Overall, I’ve found that this algo’s sweet spot is generally realized in the mid gain territory with slightly reduced treble settings. Add in a bit of dynamics sweetening post-EQ, and you’ll achieve an adequate, gig-able distortion/overdrive tone. While ‘Grit’ can certainly add heft to the low mids, it can start to mud up if you aren’t judicious with it. Last, but not least, a very cool octaver is onboard too! Thanks to Eventide’s unparalleled pitch tracking and accuracy, the pitch-shifted octaves are really, really good. You have a choice of combining both (-1) and (+1) octaves, or either one by itself. Furthermore, you can dial in the octave(s) levels to taste.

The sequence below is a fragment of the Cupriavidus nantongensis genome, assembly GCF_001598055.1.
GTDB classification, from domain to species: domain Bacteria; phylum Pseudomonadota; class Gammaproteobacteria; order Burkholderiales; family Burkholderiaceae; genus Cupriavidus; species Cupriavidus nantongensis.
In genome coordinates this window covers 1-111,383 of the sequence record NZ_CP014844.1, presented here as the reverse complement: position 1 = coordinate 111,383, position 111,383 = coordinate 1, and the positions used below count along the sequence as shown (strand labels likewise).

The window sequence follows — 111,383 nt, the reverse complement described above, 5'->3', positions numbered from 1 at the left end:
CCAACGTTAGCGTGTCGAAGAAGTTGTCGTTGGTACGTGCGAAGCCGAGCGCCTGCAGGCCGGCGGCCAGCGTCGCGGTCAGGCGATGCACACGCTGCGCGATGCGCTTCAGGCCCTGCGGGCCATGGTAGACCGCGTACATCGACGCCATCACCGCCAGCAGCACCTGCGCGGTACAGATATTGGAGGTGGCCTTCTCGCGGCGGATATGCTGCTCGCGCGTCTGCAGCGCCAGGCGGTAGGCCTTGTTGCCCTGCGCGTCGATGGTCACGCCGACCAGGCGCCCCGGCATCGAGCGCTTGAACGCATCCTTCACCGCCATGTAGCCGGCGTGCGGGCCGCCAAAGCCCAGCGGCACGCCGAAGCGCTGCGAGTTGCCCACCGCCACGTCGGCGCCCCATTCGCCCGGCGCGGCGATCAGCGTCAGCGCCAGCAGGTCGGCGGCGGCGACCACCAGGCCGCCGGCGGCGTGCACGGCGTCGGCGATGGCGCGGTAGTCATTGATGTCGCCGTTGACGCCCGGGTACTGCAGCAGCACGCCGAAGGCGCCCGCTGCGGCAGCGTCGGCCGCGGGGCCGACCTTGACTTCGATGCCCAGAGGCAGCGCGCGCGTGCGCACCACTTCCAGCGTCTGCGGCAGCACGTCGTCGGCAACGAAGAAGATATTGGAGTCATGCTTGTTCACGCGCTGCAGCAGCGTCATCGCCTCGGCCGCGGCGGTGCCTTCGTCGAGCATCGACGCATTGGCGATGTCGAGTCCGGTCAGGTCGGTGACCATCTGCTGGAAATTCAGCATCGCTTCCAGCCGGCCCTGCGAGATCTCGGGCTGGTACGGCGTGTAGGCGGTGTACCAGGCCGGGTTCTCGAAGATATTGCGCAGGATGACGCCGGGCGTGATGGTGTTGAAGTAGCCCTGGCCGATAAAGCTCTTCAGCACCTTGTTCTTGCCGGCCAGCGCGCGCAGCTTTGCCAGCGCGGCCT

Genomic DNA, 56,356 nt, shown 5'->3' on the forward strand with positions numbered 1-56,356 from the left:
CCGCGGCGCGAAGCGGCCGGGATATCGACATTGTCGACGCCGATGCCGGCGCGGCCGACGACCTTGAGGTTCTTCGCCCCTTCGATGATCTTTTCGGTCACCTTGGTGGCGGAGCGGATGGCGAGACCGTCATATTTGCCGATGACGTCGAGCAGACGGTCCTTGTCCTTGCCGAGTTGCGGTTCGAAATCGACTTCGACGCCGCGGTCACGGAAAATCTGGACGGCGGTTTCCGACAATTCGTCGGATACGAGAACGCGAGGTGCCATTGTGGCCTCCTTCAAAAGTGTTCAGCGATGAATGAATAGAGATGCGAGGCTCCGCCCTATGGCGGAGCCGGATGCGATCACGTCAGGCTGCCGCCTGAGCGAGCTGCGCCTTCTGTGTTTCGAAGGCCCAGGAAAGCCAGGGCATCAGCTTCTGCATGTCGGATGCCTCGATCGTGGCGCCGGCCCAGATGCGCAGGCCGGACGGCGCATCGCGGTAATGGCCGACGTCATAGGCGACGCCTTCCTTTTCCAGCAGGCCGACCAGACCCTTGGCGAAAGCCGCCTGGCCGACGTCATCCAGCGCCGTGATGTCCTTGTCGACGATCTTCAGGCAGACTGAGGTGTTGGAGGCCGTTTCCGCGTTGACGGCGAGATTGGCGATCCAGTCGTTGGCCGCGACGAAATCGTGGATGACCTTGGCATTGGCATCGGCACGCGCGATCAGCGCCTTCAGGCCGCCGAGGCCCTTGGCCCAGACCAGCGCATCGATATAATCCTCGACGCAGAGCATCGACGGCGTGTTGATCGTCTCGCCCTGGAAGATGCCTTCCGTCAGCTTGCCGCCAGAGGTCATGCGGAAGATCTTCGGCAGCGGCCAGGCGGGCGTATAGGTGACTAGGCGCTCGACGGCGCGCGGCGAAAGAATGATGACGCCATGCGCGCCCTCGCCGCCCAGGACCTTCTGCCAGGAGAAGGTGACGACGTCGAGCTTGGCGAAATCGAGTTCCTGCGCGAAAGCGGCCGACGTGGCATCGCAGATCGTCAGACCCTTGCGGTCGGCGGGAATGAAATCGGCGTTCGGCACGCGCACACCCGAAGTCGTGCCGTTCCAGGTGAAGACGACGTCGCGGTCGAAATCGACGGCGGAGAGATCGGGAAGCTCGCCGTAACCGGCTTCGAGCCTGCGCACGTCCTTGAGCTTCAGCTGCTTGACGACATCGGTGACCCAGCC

Overall, this is a highly usable distortion (plus optional octaves) algorithm. It does head in the direction of analogue-ish sonority, but ultimately, it understandably remains digital sounding -- not bad, just digital. I rate this one 7.5 out of 10.
Ladies and gentlemen, of all the crazy, cool, and unique FX accessible in the H9 Max, I consider the lustrous, capacious SPACETIME agglomeration to be the most apt, and multi-servicing of the lot. As immense as the collection of effects is, and regardless of how absolutely enthralling many of the sounds are, I was initially very disappointed to learn that only one algorithm can be loaded at a time. My disillusionment began to subside as I investigated “ModEchoVerb”, “TremeloVerb”, and some of the other 2-for-1 offerings. Notwithstanding, most guitarists would probably agree with me that there are three essential effects that should be found on any pedal board – following one’s requisite overdrive/distortion unit(s) of choice: a really nice reverb, a great delay, and a sweet chorus-type of modulation. Yippee! That’s exactly what Eventide has gifted us with in the SPACETIME capsule.